Monday, July 9, 2018

Harvest Monday - July 9, 2018

I'll start with a catchup photo this week of the Yellow Cabbage Collards that I didn't get around to photographing for Harvest Monday last week. When I pulled the bunch out of the fridge to cook them up I decided to snap a photo first.

Yellow Cabbage Collards
collards - mid 18th century: reduced form of colewort, in the same sense, from cole + wort.
cole - a brassica, especially cabbage, kale, or rape.
wort - [in combination] used in names of plants and herbs, especially those used, especially formerly, as food or medicinally, e.g., butterwort, woundwort.

Now I know why a cabbage salad is typically called coleslaw

The collards had some bitterness to them but after a long slow braise with some grated garlic, good lard from the local artisan butcher shop, and home made poultry stock they came out silky textured but not falling apart and they were absolutely delicious. Served up with some sausage from said butcher shop and some homegrown fresh ground polenta it made for a very satisfying and delicious meal.

Tromba squash are developing in spite of the blossoms being the latest taste treat for the local rodents. I found a few Batavia broccoli shoots. And the last Violaceo di Verona cabbage was bolting so I cut it down.

Add to the mix the last of the Tennis Ball lettuces and the first Orion fennel which happened to be bolting also.

I pulled up one of the French Blue Belle potato plants and netted almost 1.5 pounds of new potatoes. I served these boiled with some steamed filet beans from the farmer's market and some best quality olive oil packed Spanish tuna and all dressed with a basil oil which is basically blanched basil whizzed up with good olive oil and touch of salt. I love that basil oil, really more of a basil puree, it's a great way to preserve a large amount of basil and the puree keeps well in the fridge for a couple of weeks.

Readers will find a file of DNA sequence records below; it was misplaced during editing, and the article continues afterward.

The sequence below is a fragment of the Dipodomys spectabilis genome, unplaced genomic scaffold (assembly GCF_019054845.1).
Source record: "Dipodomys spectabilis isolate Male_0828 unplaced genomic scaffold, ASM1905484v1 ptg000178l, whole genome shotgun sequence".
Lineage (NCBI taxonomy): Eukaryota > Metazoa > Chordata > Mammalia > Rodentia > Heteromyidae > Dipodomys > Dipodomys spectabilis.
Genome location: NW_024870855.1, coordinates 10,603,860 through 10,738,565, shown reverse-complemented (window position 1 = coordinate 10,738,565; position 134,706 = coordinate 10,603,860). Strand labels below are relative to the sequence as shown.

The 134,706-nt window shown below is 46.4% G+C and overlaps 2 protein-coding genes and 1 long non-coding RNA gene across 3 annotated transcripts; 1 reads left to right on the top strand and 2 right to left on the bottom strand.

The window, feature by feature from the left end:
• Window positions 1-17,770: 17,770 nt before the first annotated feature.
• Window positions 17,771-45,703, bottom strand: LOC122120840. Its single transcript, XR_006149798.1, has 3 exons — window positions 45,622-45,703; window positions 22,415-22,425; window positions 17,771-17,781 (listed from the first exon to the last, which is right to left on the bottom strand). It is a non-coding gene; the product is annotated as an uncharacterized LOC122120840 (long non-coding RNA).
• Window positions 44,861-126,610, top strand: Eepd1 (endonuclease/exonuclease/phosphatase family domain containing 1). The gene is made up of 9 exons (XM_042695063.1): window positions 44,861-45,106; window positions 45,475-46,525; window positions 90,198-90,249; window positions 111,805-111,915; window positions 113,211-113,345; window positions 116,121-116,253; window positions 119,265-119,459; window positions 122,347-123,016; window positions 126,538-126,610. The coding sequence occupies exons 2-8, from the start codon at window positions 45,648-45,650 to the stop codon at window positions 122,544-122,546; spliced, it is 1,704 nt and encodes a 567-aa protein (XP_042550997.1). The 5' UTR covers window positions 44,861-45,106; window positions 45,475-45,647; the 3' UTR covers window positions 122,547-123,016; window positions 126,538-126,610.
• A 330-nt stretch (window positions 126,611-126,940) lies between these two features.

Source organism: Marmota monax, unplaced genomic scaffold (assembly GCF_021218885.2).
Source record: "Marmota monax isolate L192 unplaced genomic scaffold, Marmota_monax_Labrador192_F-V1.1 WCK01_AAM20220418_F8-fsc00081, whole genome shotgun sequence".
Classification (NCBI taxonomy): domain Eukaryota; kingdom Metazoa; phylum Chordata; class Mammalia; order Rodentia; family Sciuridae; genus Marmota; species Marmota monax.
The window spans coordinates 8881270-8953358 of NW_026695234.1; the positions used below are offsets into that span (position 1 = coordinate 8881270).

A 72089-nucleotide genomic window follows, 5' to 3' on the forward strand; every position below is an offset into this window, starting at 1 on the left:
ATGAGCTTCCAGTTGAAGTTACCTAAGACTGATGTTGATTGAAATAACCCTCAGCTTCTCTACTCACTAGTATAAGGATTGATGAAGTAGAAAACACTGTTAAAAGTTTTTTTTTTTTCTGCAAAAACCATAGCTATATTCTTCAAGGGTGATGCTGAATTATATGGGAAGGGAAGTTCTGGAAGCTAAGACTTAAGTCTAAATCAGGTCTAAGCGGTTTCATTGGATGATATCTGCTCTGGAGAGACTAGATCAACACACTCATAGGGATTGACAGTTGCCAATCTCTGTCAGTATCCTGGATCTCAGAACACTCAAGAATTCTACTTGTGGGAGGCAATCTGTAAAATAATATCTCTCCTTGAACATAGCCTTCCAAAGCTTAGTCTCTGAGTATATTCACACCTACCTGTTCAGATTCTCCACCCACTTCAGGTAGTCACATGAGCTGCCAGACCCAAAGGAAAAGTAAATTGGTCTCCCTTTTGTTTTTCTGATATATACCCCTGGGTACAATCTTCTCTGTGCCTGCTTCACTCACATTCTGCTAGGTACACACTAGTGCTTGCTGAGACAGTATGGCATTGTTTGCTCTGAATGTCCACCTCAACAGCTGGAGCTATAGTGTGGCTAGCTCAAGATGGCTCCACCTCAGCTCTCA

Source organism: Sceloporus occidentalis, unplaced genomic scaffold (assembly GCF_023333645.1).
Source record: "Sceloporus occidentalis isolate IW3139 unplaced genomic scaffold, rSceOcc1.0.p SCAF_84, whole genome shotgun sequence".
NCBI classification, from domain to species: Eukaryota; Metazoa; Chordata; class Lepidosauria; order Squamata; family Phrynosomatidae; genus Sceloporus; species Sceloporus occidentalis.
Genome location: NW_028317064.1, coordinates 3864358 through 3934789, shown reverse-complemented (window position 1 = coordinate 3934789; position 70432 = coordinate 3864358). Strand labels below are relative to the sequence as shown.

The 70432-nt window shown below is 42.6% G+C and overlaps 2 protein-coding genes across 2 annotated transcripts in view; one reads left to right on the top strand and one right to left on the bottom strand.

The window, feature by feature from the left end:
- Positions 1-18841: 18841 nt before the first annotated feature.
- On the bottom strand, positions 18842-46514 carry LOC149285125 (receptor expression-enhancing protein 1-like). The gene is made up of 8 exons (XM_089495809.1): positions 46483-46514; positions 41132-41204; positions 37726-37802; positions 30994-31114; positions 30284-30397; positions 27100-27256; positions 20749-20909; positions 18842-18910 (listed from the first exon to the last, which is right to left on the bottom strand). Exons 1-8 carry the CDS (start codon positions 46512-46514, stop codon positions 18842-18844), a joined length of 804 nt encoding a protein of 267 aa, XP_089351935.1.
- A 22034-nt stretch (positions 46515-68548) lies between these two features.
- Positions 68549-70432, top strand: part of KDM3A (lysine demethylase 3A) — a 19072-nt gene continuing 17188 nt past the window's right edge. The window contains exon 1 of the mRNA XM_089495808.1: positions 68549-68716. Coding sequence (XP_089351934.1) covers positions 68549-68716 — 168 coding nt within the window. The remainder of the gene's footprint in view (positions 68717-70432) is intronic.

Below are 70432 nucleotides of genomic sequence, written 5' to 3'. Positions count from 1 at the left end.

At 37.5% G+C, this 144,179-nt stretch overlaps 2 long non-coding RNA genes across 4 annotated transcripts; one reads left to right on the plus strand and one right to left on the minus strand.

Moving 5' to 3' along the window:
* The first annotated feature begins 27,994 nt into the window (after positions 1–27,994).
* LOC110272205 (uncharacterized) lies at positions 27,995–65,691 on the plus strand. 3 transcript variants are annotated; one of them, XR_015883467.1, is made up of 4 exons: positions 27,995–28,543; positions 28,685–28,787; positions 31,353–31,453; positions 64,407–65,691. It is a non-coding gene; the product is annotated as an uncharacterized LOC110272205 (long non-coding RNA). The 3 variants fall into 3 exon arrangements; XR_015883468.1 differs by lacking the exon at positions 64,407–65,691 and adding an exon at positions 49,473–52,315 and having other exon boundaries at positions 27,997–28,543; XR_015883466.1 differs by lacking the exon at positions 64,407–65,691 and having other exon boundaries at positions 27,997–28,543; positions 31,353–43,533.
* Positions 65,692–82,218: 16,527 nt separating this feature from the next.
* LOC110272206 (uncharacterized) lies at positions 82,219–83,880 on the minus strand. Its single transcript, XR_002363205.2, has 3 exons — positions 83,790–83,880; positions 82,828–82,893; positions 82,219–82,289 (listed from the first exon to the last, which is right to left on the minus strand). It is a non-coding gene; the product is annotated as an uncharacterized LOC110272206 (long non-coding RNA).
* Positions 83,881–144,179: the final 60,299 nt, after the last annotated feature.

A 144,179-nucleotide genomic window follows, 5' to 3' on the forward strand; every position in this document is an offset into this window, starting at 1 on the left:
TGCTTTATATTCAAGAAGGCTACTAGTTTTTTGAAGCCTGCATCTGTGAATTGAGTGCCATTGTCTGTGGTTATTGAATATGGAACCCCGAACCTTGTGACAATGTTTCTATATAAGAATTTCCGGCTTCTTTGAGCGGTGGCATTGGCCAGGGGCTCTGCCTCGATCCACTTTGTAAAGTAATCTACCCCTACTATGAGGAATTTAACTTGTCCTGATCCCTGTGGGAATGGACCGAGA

French Blue Belle Potatoes

Here's one of my latest experiments in preserving. This is an old fashioned way to save sweet or green field corn. I used sweet corn that I found at the farmer's market. Traditionally the process starts with steam roasting the whole ears of corn complete with husks and silks in either a pit or a horno (adobe oven). The husks are pulled back from the roasted ears and the ears are bundled up and sun dried until completely dry and then the kernels are removed for long term storage. I kept it more simple. First I soaked the whole ears in cold water while I prepared my Big Green Egg for indirect slow cooking. Then I roasted the corn for a couple of hours at about 275ºF to 300ºF. After roasting I saved a couple of ears for immediate use and then for the remaining ears I removed the husks and silks and dried the ears at about 125ºF in my dehydrator. Drying took about 16 hours.

The corn comes out wrinkled and sweet and slightly smoky. Four average sized ears of corn resulted in about a cup of dried corn. The end result is called Chicos. The dried Chicos can be cooked with dried beans, added to soups and stews, or cooked and added to vegetable dishes. I've got some experimenting to do!